Ali and filmmaker Bassam Tariq, 24, made the bi-coastal road trip during the Islamic holy month of Ramadan beginning in September 2010. The two twenty-somethings who live in New York spent each night at a different mosque in a different state and documented it all on their “30 Mosques, 30 States” blog. Ali hoped the blog would encourage others to “take a chance to meet someone who you’ve never come across before.”
When their sponsor fell through two weeks before the trip, Ali and Tariq turned to friends and supporters on Twitter and Facebook for donations.
“We didn’t put together some crazy elaborate plan,” Ali said. “30 states, 30 days. That’s all it took.”
They set out on the open road with their cameras, laptops and smart phones in tow. Because Muslims fast during Ramadan from sunrise to sunset, they skipped the munchies for the car.
“Fasting was actually the easiest part,” Ali said. “No snacking, no nothing, just bumping to music.”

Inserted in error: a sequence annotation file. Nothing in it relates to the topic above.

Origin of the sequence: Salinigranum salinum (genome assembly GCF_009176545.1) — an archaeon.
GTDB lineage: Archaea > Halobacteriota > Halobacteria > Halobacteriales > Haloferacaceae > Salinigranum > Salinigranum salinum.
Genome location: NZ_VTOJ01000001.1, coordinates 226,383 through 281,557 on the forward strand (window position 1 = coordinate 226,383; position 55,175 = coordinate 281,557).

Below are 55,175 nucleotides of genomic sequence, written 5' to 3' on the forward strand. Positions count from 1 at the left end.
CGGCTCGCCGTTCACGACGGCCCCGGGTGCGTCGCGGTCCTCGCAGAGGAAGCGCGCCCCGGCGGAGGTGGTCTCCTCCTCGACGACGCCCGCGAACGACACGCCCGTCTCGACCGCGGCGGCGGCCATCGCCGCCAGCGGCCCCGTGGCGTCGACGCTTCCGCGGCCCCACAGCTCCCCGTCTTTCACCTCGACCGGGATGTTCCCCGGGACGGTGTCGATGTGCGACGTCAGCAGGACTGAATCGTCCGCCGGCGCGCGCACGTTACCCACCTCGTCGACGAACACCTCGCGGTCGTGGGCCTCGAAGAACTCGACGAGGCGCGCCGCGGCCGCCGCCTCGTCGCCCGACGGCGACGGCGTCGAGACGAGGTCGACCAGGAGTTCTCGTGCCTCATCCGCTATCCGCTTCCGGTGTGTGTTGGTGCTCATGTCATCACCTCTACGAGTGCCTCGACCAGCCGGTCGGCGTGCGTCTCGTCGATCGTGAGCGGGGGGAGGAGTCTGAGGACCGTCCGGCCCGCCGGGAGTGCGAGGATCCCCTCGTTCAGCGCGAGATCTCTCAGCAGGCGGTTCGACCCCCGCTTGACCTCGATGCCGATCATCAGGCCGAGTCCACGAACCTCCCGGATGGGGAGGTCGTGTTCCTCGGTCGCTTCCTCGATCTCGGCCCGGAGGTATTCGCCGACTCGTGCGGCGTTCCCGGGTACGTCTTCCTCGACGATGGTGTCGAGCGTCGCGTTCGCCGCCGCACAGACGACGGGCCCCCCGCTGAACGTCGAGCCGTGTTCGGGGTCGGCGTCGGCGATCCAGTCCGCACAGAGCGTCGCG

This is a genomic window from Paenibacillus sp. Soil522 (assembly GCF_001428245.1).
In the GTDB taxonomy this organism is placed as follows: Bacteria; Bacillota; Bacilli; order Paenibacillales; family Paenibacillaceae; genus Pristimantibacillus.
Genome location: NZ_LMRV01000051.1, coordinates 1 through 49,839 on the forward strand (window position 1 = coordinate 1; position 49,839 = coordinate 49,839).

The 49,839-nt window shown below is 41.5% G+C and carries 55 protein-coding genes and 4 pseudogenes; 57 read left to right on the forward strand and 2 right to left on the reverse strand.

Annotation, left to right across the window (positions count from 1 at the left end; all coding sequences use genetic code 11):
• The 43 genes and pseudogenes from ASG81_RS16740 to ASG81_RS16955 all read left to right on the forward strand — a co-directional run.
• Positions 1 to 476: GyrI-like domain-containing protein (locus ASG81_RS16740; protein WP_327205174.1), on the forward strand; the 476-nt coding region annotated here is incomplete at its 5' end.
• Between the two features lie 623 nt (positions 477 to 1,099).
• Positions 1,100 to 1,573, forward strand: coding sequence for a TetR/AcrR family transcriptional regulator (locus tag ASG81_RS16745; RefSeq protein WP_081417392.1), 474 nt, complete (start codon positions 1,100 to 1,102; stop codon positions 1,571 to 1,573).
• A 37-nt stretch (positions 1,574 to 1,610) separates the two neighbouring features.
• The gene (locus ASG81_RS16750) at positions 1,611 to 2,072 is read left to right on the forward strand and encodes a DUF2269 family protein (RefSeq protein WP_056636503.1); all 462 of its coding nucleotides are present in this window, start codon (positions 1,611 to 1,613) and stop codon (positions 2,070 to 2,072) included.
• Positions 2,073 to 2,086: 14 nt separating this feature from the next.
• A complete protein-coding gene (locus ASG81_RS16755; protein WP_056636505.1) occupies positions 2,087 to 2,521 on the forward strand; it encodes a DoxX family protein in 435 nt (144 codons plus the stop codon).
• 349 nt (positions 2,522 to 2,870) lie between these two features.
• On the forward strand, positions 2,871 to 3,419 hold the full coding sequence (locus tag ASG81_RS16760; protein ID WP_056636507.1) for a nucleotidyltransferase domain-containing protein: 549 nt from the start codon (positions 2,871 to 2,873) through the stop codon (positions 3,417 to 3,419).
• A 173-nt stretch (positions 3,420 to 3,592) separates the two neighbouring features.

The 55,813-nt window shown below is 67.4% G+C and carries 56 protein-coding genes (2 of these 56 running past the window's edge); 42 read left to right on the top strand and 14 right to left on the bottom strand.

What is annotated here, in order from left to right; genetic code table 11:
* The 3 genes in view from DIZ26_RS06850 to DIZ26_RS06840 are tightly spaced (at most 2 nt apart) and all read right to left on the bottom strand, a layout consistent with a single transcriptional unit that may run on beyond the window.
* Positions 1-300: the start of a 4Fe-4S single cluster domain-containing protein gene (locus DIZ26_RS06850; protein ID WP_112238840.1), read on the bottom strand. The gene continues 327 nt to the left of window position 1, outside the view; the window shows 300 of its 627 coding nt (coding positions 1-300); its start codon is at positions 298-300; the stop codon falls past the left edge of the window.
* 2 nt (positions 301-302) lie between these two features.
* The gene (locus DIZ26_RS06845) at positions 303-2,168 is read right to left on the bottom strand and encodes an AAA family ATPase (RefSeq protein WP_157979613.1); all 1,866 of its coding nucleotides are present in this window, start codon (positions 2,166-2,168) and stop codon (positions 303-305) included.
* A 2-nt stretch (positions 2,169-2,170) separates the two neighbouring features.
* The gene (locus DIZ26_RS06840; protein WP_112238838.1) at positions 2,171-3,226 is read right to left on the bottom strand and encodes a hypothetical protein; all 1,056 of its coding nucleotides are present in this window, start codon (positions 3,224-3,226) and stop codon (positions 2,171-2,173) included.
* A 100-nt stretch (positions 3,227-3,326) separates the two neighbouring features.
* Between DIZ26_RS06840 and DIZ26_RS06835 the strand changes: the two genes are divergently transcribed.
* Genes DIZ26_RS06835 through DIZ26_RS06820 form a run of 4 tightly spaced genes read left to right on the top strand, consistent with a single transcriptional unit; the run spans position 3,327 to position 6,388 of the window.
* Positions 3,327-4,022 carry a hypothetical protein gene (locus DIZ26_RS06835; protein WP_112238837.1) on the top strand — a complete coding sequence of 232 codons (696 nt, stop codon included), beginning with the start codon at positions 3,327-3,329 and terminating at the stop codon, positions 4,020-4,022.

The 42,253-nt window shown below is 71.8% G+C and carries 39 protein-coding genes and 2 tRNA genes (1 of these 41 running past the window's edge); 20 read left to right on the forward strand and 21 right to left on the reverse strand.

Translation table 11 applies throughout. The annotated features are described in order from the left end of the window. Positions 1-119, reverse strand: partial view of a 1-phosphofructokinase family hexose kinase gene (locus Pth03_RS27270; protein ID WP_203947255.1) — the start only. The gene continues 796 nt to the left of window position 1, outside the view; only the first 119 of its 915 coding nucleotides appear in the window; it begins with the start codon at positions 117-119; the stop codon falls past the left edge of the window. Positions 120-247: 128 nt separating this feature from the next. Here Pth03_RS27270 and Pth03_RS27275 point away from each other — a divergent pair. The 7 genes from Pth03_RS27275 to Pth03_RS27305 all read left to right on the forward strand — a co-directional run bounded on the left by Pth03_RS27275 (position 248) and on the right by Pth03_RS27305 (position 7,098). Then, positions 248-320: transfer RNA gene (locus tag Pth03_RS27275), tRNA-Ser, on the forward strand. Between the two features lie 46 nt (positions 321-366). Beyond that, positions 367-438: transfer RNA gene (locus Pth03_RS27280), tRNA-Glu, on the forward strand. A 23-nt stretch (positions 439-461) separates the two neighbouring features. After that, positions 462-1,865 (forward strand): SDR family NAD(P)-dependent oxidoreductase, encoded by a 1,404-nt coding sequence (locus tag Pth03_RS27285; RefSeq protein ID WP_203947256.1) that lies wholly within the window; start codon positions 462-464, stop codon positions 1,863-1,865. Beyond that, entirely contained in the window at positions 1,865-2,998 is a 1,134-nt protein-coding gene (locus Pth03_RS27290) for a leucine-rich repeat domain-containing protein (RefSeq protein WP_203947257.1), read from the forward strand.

The hard part would be telling compelling stories. “I was afraid that a story about Muslims in Pennsylvania would be similar to stories of Muslims in Boston,” Ali said.
Luckily, that wasn’t the case. Ali and Tariq visited a Confederate souvenir shop in Chula, Ga., got kicked out of a mosque in Mobile, Ala., and found the oldest mosque in the United States in, of all places, Ross, N.D. They met Islamic doctors and Bosnian refugees. Their road trip ended in Dearborn, Mich., where 30 percent of the population is Arab-American.